Shortly before the first bell rings, Jena Sandberg slips in a back door at Elkridge Middle School.
The walk from the school's front entrance to her classroom at the back of the building is too full of distractions for the blonde ninth-grader. If she entered there, who knows where she might end up. There are so many hallways, too many people, too many other doors.It's better to be safe and sure, a concept that Jena and her family adopted as their mantra after a drunken driver changed their lives so permanently the night of Jan. 6, 1995.
The night was cold, clear and still. Jay Leno had just finished his monologue and was introducing his guests. Lights blazed from a handful of homes along the intersection of Willow Creek Drive and Robidoux Road.
There was little traffic along the streets. That may explain why the sound of crushing metal and breaking glass and squealing tires reverberated so clearly in nearby houses.
The sound was horrific. Residents who dashed outside to see what happened dialed 911 as they ran.
Across the street a young girl ran in circles, screaming. One vehicle, badly damaged, faced the wrong way in the northbound lane of Willow Creek Drive.
The gray Acura was still running. The driver put the vehicle in motion - pulled it forward, tried to turn off Willow Creek but scraped into a light post planted in a grassy median. The woman driver backed up and tried again, once more hitting the pole.
The vehicle was hard to drive; some tires were flat, knocked off their rims.
"Stop your car, stop your driving, stop," someone yelled. And then: "Get the license plate number."
Only by edging around the vehicle could you see something in the middle of the street.
A blanket? A pile of clothes? Flat. Motionless.
Eyes adjusting in the darkness, terror dawning, the shape took form. It was a person. Lifting the plaid flannel shirt that oddly covered her head you could see Jena's blonde ponytail, hear Jena's labored breathing.
This time it was a plea: "Call 911, get a doctor."
That's when someone saw a second body, tossed behind a decorative boulder. It was missing a shoe, and in the circle of light cast by the lamp post, you could see a hole in the toe of the white sock.
* * *
The events of Jan. 6 foreshadowed what was to come later that summer. In August the scenario would be recast, with new victims and a tragic outcome.
Three teenage girls would walk along a quiet neighborhood street, a drunken driver would swerve out of control and when his car stopped, Elizabeth Phillips and Jennifer Neddo would be dead. Their friend Jaimie Cogswell would be injured, but she'd survive.
Leann Taft would feel thankful then for her own daughter, even as she relived her own night of horror - when three 14-year-old girls, tight friends, decided to have a slumber party.
Jena Sandberg and Kimberly Bohn were staying at Taryn Johnson's home that Friday night. They played Ping-Pong in the basement and then decided to walk to the entrance of the Willow Creek subdivision to meet a friend. The girls traveled along the planted median that runs down the middle of Willow Creek Drive.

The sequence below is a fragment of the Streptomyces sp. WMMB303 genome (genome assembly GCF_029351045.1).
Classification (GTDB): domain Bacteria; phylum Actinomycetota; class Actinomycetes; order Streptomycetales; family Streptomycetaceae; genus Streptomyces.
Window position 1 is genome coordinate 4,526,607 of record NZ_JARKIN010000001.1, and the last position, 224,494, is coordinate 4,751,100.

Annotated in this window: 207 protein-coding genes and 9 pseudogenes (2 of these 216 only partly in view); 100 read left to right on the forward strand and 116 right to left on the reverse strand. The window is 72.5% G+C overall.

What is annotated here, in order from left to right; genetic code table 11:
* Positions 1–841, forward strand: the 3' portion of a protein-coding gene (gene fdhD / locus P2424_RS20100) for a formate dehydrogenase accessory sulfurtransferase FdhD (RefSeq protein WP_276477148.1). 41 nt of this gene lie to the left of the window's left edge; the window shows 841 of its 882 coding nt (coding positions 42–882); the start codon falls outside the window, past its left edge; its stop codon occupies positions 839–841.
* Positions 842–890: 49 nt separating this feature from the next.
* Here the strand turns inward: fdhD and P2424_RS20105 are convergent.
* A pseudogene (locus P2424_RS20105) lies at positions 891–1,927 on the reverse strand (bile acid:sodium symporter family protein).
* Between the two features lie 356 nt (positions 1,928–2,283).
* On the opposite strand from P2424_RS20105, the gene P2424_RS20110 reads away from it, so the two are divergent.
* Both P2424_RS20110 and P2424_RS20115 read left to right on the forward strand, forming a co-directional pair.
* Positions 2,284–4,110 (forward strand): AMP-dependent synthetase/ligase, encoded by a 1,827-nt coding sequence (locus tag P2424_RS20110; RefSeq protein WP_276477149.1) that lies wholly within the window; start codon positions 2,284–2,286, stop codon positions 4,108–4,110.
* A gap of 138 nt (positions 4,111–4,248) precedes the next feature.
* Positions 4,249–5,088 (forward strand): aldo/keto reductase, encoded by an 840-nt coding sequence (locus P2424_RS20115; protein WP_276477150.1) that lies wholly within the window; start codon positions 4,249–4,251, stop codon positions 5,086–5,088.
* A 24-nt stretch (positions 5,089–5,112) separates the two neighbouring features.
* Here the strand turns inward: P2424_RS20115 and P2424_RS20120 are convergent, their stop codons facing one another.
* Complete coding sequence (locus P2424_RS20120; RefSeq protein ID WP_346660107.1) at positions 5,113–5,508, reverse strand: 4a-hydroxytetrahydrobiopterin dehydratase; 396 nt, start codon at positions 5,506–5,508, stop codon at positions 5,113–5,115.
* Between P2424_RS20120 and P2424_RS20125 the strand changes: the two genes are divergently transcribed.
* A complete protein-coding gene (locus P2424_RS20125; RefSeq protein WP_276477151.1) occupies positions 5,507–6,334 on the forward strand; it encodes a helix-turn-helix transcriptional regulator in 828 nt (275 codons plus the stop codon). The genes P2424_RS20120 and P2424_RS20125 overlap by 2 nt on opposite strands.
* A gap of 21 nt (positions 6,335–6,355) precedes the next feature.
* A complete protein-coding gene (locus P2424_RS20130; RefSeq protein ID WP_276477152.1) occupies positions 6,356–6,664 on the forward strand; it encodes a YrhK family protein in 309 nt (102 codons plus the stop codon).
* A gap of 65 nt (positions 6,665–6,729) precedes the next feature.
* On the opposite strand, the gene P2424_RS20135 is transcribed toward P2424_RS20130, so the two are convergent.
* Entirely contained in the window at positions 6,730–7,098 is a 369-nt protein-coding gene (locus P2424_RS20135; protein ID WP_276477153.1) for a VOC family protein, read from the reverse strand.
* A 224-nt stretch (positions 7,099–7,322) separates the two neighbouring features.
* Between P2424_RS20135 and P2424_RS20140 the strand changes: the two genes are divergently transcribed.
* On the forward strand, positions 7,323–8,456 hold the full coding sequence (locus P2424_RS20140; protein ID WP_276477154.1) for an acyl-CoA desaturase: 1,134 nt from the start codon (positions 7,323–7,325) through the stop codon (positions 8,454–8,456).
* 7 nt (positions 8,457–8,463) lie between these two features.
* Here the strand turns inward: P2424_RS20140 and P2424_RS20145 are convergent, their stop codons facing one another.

Taryn apparently was the first to hear the car on the road behind them. It sounded too loud, too close, too much like danger. She ran west, away from the sound.
But Jena and Kim weren't as quick. They turned toward the noise. When the vehicle jumped the slight curb and bounded onto the grassy median, they were in its path.
The sheriff's office estimates the girls flew about 60 feet before landing - Jena on pavement, Kim on the softer, grassy median on the far side of the intersection.
"I thought they had moved out of the way or to the other side of the road, but I looked there and I didn't see them," Taryn said. "Then I saw Jena face down on the road. I didn't see Kim."
In small neighborhoods, word of trouble and tragedy spreads fast. Parents came.
Jena's mom, Leann, cradled her daughter's torn face.
Friends gathered on the edges of the streets, watching as helicopters swooped down and whisked the girls to the best hospitals in the valley.
When Leann drove home, where another daughter would meet her and drive her to LDS Hospital, her hands were still bloody.
* * *
The accident that injured Jena Sandberg has triggered two trials, each running on separate tracks. There is a criminal case in the 3rd Circuit Court in Sandy, and a civil case, filed last Valentine's Day, pending in 3rd District Court.
A trial that involves drunken driving charges can take a long time to reach a conclusion. There are so many things to decide, including whether the blood alcohol content of the driver involved can be used as evidence.
A sheriff's deputy ordered a vial of Helen Maurer's blood drawn the night of the accident, right there at the scene - after she had been arrested and against her wishes, according to court records.
The accident report by sheriff's deputy Michael S. Leary states Maurer smelled strongly of alcohol and that she was obviously impaired. She did "poorly" on three field sobriety tests that night - on one exhibiting four of the six clues used to gauge impairment, the court records state.
More important, Leary believed the two young girls being flown to trauma rooms across the valley were 10-85 echoes.